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The facts about the novel coronavirus

Advice from the CCOHS on dealing with COVID-19

March 27, 2020  By Canadian Centre for Occupational Health & Safety

It’s not just another flu. COVID-19 has greatly impacted employers across Canada as they join in the effort to minimize the spread of the pandemic while keeping their businesses operational.

People caring for individuals with COVID-19 are at the greatest risk for contracting the disease, such as health care workers and others who work close to their clients or patients. However, all workplaces need to adopt good hygiene practices and practise social distancing in order to help keep staff safe and reduce the potential for infection.

COVID-19 is most commonly spread through respiratory droplets from coughing or sneezing, prolonged personal contact, or touching something with the virus on it followed by touching your mouth, nose or eyes. Symptoms may take up to 14 days to appear after exposure to COVID-19, and can include fever, cough, difficulty breathing, and pneumonia, but others may experience little to no symptoms at all.

Prepare a policy

Have a policy in place that outlines the requirements to follow when people may be sick, or when they are absent because they are caring for others. This policy should indicate how the individual will notify the workplace of his or her situation, and how sick leave time will be managed. Let workers know they can and should stay home if they are not feeling well, or if they have returned from international travel where they may have been exposed. Workplaces must plan for these absences as well as for possible increases and decreases in business, and for changes in how they do their business. Provide cross training for coverage of job duties, and make sure that workers are comfortable performing these added job tasks and responsibilities.

Employers should also stay up to date on the latest situation by monitoring public health agency websites and keep everyone informed of any changes. Instructions from provincial and federal government officials might require flexibility and quick adjustments to your workplace policy.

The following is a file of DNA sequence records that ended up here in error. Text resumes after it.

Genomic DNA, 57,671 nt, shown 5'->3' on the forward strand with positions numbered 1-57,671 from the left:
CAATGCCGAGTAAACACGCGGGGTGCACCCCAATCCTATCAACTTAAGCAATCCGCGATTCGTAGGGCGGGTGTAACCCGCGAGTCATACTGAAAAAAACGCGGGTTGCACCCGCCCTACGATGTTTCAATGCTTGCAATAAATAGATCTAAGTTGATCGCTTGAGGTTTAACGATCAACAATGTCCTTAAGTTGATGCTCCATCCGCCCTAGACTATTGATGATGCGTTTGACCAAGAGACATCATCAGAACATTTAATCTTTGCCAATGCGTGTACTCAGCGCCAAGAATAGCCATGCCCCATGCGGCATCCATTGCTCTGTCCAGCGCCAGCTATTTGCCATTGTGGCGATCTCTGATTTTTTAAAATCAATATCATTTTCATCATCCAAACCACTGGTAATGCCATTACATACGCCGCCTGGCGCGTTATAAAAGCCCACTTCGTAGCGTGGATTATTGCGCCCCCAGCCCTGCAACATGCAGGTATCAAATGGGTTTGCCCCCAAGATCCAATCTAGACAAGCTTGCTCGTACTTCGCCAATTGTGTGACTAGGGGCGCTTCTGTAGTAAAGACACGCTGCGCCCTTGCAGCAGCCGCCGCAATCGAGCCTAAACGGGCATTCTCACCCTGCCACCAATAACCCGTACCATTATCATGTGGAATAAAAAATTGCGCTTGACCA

Develop an infection control plan

In addition to having a policy in place, workplaces can set up an infection control plan that includes providing clean hand washing facilities, or alcohol-based sanitizers when regular facilities are not available, for example, to workers on the road or in an isolated location.

It’s important to keep the inside of company vehicles sanitized, especially for crews that are sharing a vehicle. Areas to pay close attention to include door handles, seats, steering wheels, shifters, any buttons (e.g. temperature controls, radio, GPS touch screens, etc.). Other workplace objects that are touched frequently, including equipment and tools, should be cleaned more often using regular disinfectants or soap and water.

Provide boxes of tissues and disinfectant wipes throughout the workplace. Promote good hygiene practices by displaying awareness posters in areas visible to workers (warehouses, workshops, etc.). Staff should cough and sneeze into their arm or elbow (not their hand) while turning away from other people, and dispose of used tissues and wash their hands right away. Avoid touching eyes, nose or mouth, especially after touching work surfaces such as knobs, switches, tools, and handrails that others have touched. Do not share cups, dishes or cutlery.

Social distancing techniques will also aid in reducing the spread of COVID-19. Allow staff to work from home whenever possible. If workers need to be around each other or with clients, make sure they maintain a distance of at least two arms’ lengths. Other tips to minimize contact with others include the use of e-billing or e-transfers instead of exchanging cash, e-mailing documents (invoices, contracts) instead of distributing paper copies, and avoiding travel to businesses and residences where possible. Remind staff to practice social distancing outside of work, too. Avoid large social gatherings, keep a good distance in public locations such as shops and parks, and do not touch others when greeting or interacting.

If a person has been suspected or identified with an infection, he or she should self-isolate and contact a health provider or local public health authority for next steps. Employers will need to clean that person’s equipment, tools, or shared company vehicle, along with other areas where they have been.

When it comes to the spread of any infection or virus, including COVID-19, maintaining defensive hygiene habits is key to keeping everyone healthy and safe.

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